The rise of the internet has led to predictions that in-store shopping will die. Why push through crowds and get up early when you can buy what you need on your phone or laptop?
That sounds right, but people’s behavior says otherwise.
In fact, nearly 2 million more people are likely to shop between Thanksgiving Day and Cyber Monday, despite the fact that holiday creep and supply-chain worries led people to start shopping earlier in the year, according to a recently released annual survey from the National Retail Federation and Prosper Insights & Analytics.
“We’re expecting another record-breaking holiday season this year and Thanksgiving weekend will play a major role as it always has,” NRF Chief Executive Matthew Shay said.
“Nonetheless, consumers are starting earlier than ever to be sure they can get what they want, when they want it, at a price they want to pay.
"Black Friday stopped being a one-day event years ago, and this year some consumers started shopping for Christmas as early as Halloween.”
Black Friday might not be the singular day where people rush into stores to battle over cheap TVs and the hottest toys, but it remains a major shopping day that has become part of a huge shopping long weekend.
Not Quite Prepandemic Levels
Two-thirds of shoppers surveyed in early November said they expected to shop during the extended Thanksgiving weekend in 2021.
The NRF estimates that 158.3 million people will make purchases in-store or online over the four-day period. That’s a 1.1% increase from 156.6 million shoppers in 2020 but 4.2% below the 165.3 million who shopped prepandemic in 2019.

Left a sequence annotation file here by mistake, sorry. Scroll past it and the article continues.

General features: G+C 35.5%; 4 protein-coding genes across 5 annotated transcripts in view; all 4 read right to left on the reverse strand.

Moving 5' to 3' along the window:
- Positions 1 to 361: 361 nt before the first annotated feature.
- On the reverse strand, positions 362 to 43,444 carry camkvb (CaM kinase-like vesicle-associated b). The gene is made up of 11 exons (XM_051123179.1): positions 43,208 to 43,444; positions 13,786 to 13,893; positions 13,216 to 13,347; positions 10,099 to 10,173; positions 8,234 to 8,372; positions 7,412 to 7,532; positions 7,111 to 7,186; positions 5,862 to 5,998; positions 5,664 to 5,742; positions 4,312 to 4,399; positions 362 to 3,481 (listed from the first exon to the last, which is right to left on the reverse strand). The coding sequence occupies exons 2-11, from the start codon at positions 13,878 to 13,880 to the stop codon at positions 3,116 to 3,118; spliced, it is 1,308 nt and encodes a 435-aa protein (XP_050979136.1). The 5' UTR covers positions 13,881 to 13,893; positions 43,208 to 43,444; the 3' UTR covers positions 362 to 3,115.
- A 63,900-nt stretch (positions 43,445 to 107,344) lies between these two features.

Black Friday will have the most shoppers by far with 108 million people expected to hit the brick-and-mortar and digital stores.
Just over 30 million people will shop on Thanksgiving Day while 58.1 million will shop on Saturday, 31.2 million on Sunday, and about twice that (62.8 million) will participate on Cyber Monday.
Some people, of course, will shop multiple days (which explains why the daily numbers are larger than the overall figure.
On Black Friday, 64% of those surveyed expect to shop in stores. That’s an increase from 51% in 2020 when pandemic-related concerns led more people to shop online.
Still Big, Just Not Quite as Big
Supply-chain woes have accelerated the trend where retailers begin holiday sales before Halloween and, in some cases, as soon as the calendar turns to October.
That does not mean that Black Friday doesn’t retain a certain level of nostalgic appeal.
“Black Friday still has some psychological importance as many Americans have the day off and turn the page from Thanksgiving to Christmas,” CreditCards.com Senior Industry Analyst Ted Rossman told TheStreet via email. “We’ll see more in-person shopping this year than we did last year, since the pandemic was worse last November.”
Still, while Rossman says that the Black-Friday-is-dead narrative isn’t true, he does see a shift in general shopping trends.
“I expect this will be a strong holiday shopping season, up double-digits from last year, but I wouldn’t read too much into Thanksgiving weekend shopping,” he wrote.
“It’s more about the broader picture, in my view. And for all of the hubbub about Black Friday and Cyber Monday deals, a lot of those lower prices have been available for weeks already.”
And while Black Friday may not be quite what it used to be, it will be a major part of what the National Retail Federation expects will be a record holiday season.
Sales during November and December are expected to grow between 8.5% and 10.5% to between $843.4 billion and $859 billion, according to the trade association. That would be a record, beating out an 8.2% increase in 2020.